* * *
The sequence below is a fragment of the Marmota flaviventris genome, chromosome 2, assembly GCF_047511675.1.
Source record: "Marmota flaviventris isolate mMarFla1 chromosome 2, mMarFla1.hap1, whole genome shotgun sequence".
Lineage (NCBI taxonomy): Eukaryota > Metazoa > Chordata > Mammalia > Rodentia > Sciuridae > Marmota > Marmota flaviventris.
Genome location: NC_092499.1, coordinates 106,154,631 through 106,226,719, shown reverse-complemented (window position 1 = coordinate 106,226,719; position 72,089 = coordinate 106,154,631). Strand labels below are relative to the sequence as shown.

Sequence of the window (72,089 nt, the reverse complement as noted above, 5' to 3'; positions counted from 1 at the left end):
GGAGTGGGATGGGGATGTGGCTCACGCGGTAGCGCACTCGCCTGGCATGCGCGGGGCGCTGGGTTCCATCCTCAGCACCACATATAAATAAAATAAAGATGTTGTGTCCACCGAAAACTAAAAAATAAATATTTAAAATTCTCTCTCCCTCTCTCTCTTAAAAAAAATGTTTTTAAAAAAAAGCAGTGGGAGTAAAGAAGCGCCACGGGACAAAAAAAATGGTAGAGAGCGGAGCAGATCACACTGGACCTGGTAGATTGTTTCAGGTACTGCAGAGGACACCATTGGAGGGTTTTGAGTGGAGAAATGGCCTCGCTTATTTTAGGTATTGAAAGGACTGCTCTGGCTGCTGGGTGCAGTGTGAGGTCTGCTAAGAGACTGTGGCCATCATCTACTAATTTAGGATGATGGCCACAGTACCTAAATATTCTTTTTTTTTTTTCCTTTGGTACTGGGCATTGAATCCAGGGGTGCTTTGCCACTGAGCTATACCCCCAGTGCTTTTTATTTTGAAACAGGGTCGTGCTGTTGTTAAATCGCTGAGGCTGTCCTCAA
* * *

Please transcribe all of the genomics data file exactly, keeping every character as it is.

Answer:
The sequence below is a fragment of the Marmota flaviventris genome, chromosome 2, assembly GCF_047511675.1.
Source record: "Marmota flaviventris isolate mMarFla1 chromosome 2, mMarFla1.hap1, whole genome shotgun sequence".
Lineage (NCBI taxonomy): Eukaryota > Metazoa > Chordata > Mammalia > Rodentia > Sciuridae > Marmota > Marmota flaviventris.
Genome location: NC_092499.1, coordinates 106,154,631 through 106,226,719, shown reverse-complemented (window position 1 = coordinate 106,226,719; position 72,089 = coordinate 106,154,631). Strand labels below are relative to the sequence as shown.

Sequence of the window (72,089 nt, the reverse complement as noted above, 5' to 3'; positions counted from 1 at the left end):
GGAGTGGGATGGGGATGTGGCTCACGCGGTAGCGCACTCGCCTGGCATGCGCGGGGCGCTGGGTTCCATCCTCAGCACCACATATAAATAAAATAAAGATGTTGTGTCCACCGAAAACTAAAAAATAAATATTTAAAATTCTCTCTCCCTCTCTCTCTTAAAAAAAATGTTTTTAAAAAAAAGCAGTGGGAGTAAAGAAGCGCCACGGGACAAAAAAAATGGTAGAGAGCGGAGCAGATCACACTGGACCTGGTAGATTGTTTCAGGTACTGCAGAGGACACCATTGGAGGGTTTTGAGTGGAGAAATGGCCTCGCTTATTTTAGGTATTGAAAGGACTGCTCTGGCTGCTGGGTGCAGTGTGAGGTCTGCTAAGAGACTGTGGCCATCATCTACTAATTTAGGATGATGGCCACAGTACCTAAATATTCTTTTTTTTTTTTCCTTTGGTACTGGGCATTGAATCCAGGGGTGCTTTGCCACTGAGCTATACCCCCAGTGCTTTTTATTTTGAAACAGGGTCGTGCTGTTGTTAAATCGCTGAGGCTGTCCTCAA